Categorizing Losses


...the debris out; however, if the ditch is not routinely maintained, much of the debris can be pre-event, and due to negligence. If the Subrecipient can show that they normally keep the ditch clean through a normal maintenance schedule, then they typically find the debris eligible.

When approaching Category D work, as with damage to Federal-aid roadways, jurisdiction for repairs may reside with other agencies such as the USACE or the NRCS. More information on these agencies can be found at:



Category E—Buildings and Equipment


Buildings are to be restored to pre-disaster design capacity in accordance with present codes and standards.

Use and Occupancy

The building must have been in active use prior to the disaster. If only part of the building was occupied at the time of the disaster, or if the building was being used for a less demanding function than its original purpose, then replacement will be made at the reduced size, or restoration will be limited to that required to resume the immediate pre-disaster use.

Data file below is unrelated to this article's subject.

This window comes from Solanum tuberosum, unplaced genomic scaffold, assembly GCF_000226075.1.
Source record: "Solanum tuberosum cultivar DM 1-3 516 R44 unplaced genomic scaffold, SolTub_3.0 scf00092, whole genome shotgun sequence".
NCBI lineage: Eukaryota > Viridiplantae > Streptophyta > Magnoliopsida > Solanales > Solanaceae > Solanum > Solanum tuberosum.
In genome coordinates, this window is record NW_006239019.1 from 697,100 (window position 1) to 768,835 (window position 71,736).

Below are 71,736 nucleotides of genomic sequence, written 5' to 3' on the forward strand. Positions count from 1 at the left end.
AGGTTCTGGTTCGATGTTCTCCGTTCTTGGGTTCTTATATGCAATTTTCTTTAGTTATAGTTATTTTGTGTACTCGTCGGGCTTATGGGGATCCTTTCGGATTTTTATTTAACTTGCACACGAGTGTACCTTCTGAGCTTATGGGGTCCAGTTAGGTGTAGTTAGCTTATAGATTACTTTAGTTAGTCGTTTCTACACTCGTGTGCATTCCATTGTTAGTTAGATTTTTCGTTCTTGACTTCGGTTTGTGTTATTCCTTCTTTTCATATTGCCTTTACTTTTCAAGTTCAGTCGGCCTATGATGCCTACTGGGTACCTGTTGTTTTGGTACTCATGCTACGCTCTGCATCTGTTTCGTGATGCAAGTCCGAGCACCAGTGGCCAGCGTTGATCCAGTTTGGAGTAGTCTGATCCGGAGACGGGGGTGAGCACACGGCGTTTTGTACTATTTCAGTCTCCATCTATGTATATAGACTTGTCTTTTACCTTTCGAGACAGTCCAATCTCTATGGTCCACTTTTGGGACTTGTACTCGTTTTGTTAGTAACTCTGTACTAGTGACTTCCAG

Extensive Damage

If repairs to a facility would cost 50% or more of the cost of replacing the facility to its pre-disaster design, then the facility is eligible for replacement. This is known as the “50% Rule,” and is discussed in detail in the FEMA Public Assistance Program and Policy Guide (PAPPG).


Check on insurance presently in force. Insurance coverage pays first. Uninsured losses are eligible. If repair costs exceed $5,000, a general hazard insurance commitment will be required equal to the amount of eligible damages. Repair costs for flood damages occurring to buildings and/or contents within the 100-year flood...

“FEMA is particularly interested in Category D, as flooding is one of the costliest forms of disasters in the United States.”